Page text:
Whether you walk, run, bike, push a stroller or leash up the dog for a partner, everyone in Trail and Greater Area is encouraged to join the 37th Annual Terry Fox Run on Sunday.
Registration opens at 8 a.m. in Gyro Park with a mass start from Park Street at 10 a.m. Two routes either 5 km or 10 km will be marked and set, though participants are encouraged to show up early for a $5 plate of pancakes and sausage from the Trail Kiwanis volunteers. All breakfast proceeds are tallied into the Trail Terry Fox Run sum, and there’ll be an all important warm up session before the run begins.
Diane Langman has been coordinating the event for five years now, and she hopes to see even more than the usual 200 or so people – no matter the age – show up on Sunday.
Now the Mayor of Warfield, Langman first became involved after spotting a Trail Times ad stating that a Terry Fox Run coordinator was needed to keep the Trail run moving forward.
“This is such an amazing event put on every year,” she told the Times. “I didn’t want to see it disappear from the Trail area so I decided to get involved not just for me, but also for my kids, so that Terry’s dream stayed alive,” Langman said.
“And so our kids would be able to learn and appreciated everything Terry did in order to further cancer research.”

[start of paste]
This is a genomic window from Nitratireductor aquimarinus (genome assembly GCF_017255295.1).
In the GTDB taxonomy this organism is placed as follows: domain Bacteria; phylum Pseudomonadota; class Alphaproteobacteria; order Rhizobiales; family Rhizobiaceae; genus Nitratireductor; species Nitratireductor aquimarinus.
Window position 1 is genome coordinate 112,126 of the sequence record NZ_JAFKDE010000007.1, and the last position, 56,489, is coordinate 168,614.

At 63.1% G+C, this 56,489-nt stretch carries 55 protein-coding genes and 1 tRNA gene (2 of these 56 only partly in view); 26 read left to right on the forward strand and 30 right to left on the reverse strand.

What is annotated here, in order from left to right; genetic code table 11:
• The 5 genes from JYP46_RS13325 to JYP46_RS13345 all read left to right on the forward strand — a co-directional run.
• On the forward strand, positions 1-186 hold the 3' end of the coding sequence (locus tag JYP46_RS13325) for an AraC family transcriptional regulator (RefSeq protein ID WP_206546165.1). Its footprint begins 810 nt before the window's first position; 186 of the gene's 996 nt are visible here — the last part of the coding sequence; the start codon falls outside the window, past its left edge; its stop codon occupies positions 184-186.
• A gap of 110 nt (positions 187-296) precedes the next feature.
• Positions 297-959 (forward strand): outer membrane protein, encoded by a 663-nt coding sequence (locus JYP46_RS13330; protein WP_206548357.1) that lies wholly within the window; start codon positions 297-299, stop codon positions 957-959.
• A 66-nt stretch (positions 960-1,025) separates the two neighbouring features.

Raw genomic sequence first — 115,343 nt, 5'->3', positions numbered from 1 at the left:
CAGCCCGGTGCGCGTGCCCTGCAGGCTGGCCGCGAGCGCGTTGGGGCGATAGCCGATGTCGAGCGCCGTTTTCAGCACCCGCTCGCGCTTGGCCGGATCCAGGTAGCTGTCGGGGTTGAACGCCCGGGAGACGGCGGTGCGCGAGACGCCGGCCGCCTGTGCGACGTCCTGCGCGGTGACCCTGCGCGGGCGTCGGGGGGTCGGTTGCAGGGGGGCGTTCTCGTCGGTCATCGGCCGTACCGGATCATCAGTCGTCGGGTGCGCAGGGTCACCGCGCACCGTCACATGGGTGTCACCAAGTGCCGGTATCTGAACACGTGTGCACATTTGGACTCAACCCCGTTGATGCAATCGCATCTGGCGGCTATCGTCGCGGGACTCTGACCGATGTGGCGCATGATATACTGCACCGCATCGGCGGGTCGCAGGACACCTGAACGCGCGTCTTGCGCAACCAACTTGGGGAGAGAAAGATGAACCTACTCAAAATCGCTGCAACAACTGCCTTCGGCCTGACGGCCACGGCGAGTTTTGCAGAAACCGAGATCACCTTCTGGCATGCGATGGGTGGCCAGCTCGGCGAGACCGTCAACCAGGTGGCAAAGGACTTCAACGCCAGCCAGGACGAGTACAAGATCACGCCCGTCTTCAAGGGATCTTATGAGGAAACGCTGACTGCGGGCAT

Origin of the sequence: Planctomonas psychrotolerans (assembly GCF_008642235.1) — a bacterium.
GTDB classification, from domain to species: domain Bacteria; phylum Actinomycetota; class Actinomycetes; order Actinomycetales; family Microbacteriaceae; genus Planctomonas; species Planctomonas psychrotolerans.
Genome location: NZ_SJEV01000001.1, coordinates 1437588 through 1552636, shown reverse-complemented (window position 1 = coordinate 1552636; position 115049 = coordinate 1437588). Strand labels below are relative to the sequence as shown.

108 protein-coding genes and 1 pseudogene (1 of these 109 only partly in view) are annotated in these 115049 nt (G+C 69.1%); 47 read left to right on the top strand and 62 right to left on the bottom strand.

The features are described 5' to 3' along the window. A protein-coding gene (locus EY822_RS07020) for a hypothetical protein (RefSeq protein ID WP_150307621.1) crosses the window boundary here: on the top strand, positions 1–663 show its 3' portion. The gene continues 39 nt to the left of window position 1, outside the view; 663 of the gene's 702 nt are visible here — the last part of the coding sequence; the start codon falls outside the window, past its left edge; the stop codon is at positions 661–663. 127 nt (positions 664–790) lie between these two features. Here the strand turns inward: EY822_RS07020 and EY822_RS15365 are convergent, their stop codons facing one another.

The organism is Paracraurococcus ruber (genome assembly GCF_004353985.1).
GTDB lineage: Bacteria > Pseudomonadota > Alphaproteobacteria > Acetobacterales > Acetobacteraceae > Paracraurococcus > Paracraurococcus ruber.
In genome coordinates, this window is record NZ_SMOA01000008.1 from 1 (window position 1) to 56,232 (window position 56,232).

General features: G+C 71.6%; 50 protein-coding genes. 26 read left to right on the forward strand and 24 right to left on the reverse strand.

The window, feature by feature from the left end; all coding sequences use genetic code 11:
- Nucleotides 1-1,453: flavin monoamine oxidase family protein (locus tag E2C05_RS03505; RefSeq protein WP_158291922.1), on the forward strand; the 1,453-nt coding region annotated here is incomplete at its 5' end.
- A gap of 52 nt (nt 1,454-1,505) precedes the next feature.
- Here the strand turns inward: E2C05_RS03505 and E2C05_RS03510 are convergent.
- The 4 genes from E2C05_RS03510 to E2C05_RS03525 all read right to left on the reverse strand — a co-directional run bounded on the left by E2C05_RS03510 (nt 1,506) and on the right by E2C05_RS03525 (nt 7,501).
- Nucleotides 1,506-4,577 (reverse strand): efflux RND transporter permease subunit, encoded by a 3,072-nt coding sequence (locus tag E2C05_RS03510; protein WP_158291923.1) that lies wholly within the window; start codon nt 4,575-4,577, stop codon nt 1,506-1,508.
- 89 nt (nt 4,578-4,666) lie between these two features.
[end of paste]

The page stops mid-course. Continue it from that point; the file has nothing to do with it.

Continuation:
Langman keeps coming back year after year for another reason – to connect with all the dedicated people who take part in the day.
“I really like seeing the participants who come back again and again, collecting their year badge and adding it on to their certificates,” she said. “Terry’s dream was that if every Canadian donated just one dollar there is no limit to what could happen … it’s just a really great community event.”
Another person who laces up every year – this will be his 25th time – is past coordinator and a present organizer, Gord Mattson.
Mattson also says the run day highlight is all the moving stories he’s heard from participants in the Trail run, and, it’s those personal experiences that started his own involvement in the first place.
“We met some nurses at BC Children’s Hospital back in 1990,” Mattson shared. “They had looked after Terry Fox when he was at Children’s … this was 10 years later and they were still extremely emotional talking about him, it was very inspirational talking to them.”
Terry Fox left a torch for all of us, says Donna White, provincial director for the Terry Fox Foundation, BC and Yukon.
“The run is open and inclusive, there is no timing or prizes, ” White told the Times.
“Terry still inspires generations of Canadians, uniting the community through a cause that has touched each one of us at one point or another,” she said.
“Today we know more about cancer more than ever, and we have Terry to thank for that. So let us celebrate Canada’s 150th anniversary by making the 37th annual Terry Fox Run the biggest one to date.”
Fox was diagnosed with osteogenic sarcoma in his right leg in 1977, and had his limb amputated 15 centimetres above the knee. While undergoing treatment, he was so affected by the suffering of other cancer patients that he decided to run across Canada to raise money for cancer research.
At the age of 22, Fox ran the equivalent of a marathon a day for 143 straight days before the spread of his own cancer stopped his journey.
“I’m not a dreamer, and I’m not saying this will initiate any kind of definitive answer or cure to cancer, but I believe in miracles. I have to,” he said.
Since the New Westminster native ran his last miles in September 1980, more than $750 million has been raised worldwide to fund cancer research.